My lab focuses on how the ribosome coordinates the complex molecular event of translation and its regulation. Many projects rely on biochemical methods that use in vitro translation systems fully reconstituted from both bacterial and yeast components. Most projects in our lab also incorporate ribosome profiling and other high throughput genome-wide approaches to connect biochemical findings to biological insights. In the bacterial system, projects focus on how the cell decides which mRNAs to translate, how pauses during elongation are resolved, and how irreversibly arrested ribosomes are rescued and recycled. In eukaryotes, projects focus broadly on the lifetime of an mRNA: its synthesis and processing in the nucleus, its translation by the ribosome in the cytoplasm, its ultimate degradation, and how the ribosome participates in these decisions – these questions are essentially those of gene regulation and mRNA quality control.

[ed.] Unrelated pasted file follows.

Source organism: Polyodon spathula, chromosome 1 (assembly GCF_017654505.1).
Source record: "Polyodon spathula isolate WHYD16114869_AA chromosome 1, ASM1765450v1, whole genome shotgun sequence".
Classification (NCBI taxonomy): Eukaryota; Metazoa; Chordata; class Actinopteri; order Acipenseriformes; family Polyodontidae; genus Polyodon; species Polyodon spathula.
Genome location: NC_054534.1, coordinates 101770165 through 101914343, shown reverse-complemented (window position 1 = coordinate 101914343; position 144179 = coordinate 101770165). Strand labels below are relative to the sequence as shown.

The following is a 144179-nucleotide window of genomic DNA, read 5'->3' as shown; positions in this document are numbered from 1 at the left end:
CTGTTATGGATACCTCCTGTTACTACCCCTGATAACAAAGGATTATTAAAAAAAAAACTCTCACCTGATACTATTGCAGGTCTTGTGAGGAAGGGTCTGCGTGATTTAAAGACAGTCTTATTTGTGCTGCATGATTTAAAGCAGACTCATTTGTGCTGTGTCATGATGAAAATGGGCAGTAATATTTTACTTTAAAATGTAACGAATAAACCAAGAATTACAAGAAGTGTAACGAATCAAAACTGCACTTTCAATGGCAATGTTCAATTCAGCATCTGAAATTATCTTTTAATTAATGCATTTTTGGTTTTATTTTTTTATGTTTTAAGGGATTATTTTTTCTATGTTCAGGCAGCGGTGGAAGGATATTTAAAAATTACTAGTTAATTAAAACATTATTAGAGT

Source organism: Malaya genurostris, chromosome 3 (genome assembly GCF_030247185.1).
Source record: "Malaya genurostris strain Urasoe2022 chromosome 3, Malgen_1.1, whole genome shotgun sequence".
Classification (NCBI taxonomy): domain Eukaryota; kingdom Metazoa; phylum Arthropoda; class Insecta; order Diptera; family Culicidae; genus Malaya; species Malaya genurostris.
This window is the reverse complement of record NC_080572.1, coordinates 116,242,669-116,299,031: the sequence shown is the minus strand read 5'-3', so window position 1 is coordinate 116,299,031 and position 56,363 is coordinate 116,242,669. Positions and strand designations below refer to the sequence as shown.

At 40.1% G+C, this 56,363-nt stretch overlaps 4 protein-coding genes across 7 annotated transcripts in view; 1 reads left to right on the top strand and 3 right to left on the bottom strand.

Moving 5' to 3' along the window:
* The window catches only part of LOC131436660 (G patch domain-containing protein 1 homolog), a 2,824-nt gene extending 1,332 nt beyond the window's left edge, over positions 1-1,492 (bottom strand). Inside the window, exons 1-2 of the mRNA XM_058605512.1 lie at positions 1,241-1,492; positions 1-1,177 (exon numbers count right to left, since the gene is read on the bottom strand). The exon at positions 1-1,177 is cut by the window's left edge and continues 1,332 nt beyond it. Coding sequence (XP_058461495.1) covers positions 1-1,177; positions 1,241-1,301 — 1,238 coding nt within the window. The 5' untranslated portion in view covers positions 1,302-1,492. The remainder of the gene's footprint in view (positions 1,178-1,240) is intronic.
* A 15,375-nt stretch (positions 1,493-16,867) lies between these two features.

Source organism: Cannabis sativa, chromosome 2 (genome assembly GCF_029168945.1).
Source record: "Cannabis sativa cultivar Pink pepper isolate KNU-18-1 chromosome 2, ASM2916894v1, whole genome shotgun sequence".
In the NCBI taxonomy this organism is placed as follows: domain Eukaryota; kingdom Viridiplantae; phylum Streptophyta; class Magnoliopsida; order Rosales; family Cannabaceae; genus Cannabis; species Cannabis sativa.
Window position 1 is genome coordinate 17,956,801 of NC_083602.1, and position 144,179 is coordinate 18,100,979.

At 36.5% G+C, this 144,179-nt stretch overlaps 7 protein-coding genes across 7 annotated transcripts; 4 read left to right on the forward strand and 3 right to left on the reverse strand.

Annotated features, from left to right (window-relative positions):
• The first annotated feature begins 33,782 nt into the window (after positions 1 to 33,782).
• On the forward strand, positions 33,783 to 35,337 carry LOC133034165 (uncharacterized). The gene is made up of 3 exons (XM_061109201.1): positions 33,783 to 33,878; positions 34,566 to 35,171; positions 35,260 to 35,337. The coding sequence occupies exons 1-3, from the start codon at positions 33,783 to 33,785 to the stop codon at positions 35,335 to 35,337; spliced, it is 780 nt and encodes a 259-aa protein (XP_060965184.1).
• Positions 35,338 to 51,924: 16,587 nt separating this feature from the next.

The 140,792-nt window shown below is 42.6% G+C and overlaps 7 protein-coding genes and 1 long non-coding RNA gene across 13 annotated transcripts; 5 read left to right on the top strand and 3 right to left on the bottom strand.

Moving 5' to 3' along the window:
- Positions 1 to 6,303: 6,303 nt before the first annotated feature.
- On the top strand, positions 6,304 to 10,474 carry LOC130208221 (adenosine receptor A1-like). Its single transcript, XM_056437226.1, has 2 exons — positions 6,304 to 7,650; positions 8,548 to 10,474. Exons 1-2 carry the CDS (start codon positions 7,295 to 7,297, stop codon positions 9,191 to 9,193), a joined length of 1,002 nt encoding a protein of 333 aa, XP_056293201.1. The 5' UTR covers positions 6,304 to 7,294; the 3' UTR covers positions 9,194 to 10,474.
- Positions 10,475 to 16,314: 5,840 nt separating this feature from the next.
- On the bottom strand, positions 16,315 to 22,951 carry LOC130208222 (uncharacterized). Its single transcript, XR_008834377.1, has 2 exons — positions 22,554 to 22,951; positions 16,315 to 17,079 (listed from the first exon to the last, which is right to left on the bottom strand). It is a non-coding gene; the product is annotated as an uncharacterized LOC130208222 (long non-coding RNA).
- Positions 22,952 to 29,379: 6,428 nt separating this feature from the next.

Awards and Achievements

  • National Academy of Science
  • National Academy of Medicine
  • Hopkins Bloomberg Distinguished Professor